Access the Ancient to Produce the New~Creation of New Fairy Tales

Do the words of people long ago passed away now echo in your daily activities, giving rise to daydreams? Does an image of an archetype flash across your mental screen while meditating or problem-solving? If you are a writer of fiction, this could be an invitation from the ancient wisdom to engage, encounter, and produce new characters who operationalize fantastic adventures and offer new solutions. You will be guided to use your breath to create the atmosphere in which the ancient and the contemporary cooperate to produce the future. You are encouraged to bring an image that ignites you memory and leads to love light and admiration.

Alyce Smith Cooper is an ancestral storyteller, writer, poet, actor, and television host. She co-authored The   Gumbo Pot Poems: A Savory Recipe for Life, Community and Gumbo through Poetry, which celebrates food, friendship, and family. In 2005, Alyce was inducted into the Women’s Museum Hall of Fame. She currently works as a registered nurse and is an associate minister at Bethel A.M.E. Church in San Diego, California.

Crafting Memoir from Memory

A memoir is an exploration of a particular slice of the writer’s life. The vitality of the form comes in discovering what the present self knows that the past self could not have known. In doing so, the writer makes meaning for herself and helps the reader reflect upon her own life, as well. A memoir focuses on the events of an individual’s personal memory but, to be successful, the writing has to be grounded within the context of historical time, place, gender, culture, generation, and current events. The essence of a great memoir is the voice of the writer and how she brings the reader into a scene with sensory details. Memoir has to deliver vivid characters, evocative settings, and pitch-perfect dialogue. In this workshop, we will look at the basic components of memoir writing and the themes explored in select memoirs. Come prepared to write in class.

Maureen Murdock, Ph.D., is a Jungian-oriented psychotherapist in private practice in Santa Barbara, California. Since 1990, she has taught memoir writing in   the UCLA Extensions Writers’ Program, where she received the Outstanding Teacher of the Year Award in 1995. Her  bestselling book, The Heroine’s Journey, explores the rich territory of the feminine psyche and delineates the feminine psycho-spiritual journey. Maureen is also the   author of Unreliable Truth: On Memoir and Memory; Fathers’ Daughters: Breaking the Ties that Bind; Spinning Inward: Using Guided Imagery with Children; and The Heroine’s Journey Workbook. She is the editor of an anthology of memoir writing entitled Monday Morning Memoirs: Women in the Second Half of Life and has published a Kindle short entitled The Emergence of Bipolar Disorder: A Mother’s Perspective. Maureen has written pieces for The Huffington Post on criminal justice and mental illness and has presented short memoir pieces at Center Theater in Santa Barbara and Spark Theater in Los Angeles about the men in prison she works with. Her blog is at her website:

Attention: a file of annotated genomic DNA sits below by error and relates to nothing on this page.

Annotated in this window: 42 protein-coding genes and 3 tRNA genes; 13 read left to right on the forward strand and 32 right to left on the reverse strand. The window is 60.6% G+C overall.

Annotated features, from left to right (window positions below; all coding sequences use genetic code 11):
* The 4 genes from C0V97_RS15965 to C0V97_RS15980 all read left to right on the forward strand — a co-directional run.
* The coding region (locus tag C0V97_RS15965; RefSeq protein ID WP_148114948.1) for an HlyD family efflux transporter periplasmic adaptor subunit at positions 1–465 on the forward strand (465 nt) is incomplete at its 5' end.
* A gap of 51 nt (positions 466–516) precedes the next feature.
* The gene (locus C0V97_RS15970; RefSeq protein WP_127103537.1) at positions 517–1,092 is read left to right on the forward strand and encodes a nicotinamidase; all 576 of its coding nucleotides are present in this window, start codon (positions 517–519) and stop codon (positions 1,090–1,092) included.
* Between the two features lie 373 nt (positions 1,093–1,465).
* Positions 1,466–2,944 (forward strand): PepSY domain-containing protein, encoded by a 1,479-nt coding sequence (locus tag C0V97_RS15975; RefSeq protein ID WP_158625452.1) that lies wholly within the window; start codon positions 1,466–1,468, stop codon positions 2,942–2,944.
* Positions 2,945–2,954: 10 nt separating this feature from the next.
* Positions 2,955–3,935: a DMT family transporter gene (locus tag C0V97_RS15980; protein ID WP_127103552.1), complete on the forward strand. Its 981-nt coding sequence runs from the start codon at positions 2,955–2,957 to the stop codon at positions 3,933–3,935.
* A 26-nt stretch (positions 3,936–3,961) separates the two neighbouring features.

Ezra Pound said that poetry begins to atrophy when it departs too far from music, and music begins to atrophy when it departs too far from the dance. How do we source our poems from our own body’s rhythms, so that our poems are bodies of sound—sound bodies—durable because they are built from the language’s meaning and music? In this workshop, we will attend primarily to sound as we generate lots of new writing. Memorable poems are often those that get inside and move both our brain (what’s said is heard) and our body (what’s unsaid is felt).

Marj Hahne is a freelance editor and writing teacher, and   a 2015 MFA graduate from the Rainier Writing Workshop,   with a concentration in poetry. She has performed and taught at over 100 venues around the country, as well as been featured on public radio and television programs. Her poems have appeared in literary journals, anthologies, art exhibits, and dance performances.

Page to Podium: Reading Your Work Aloud

Writing is lonely. Sometimes it feels like you could use another voice. Fortunately you have one—yours. In this workshop, you will learn how to prep, practice, and present your material, revealing truths in what you’ve written and showing how best to deliver your words before an audience. The act of reading your work aloud begins the necessary process of editing and becoming a self-sufficient writer. We will read aloud from published works as well as our own writing, making the courageous leap to the podium in a safe rehearsal space. Mels experience as a classically trained actor and acting coach in theatre, film, and television allows her to share the benefits of a professionals vocal and physical craft as well as skill in scanning text and conquering stage fright. Bring two hard copies (no laptops or devices, please) of one double-spaced page of writing, preferably material you have not previously read publicly.

Mel Ryane is the author of the memoir Teaching Will: What Shakespeare and 10 Kids Gave Me That Hollywood   Couldn't (Familius), called lively and funny by Publishers Weekly and hilarious...a bravura performance” by Kirkus Reviews. Mel began her artistic life as an actor, performing on stages in her native Canada as well as across the U.S. She studied acting at the storied HB Studio in New York City and, in Los Angeles, coached actors in film and TV and was a graduate of the American Film Institutes prestigious Directing Workshop for Women. Mel teaches Page to Podium: Reading Your Work Aloud at writers conferences across North America. Her writing has been published in the LA Times, and she has an essay in an upcoming anthology of quirky love stories, Rendezvous in the Rough. Mel is currently at work on her latest novel.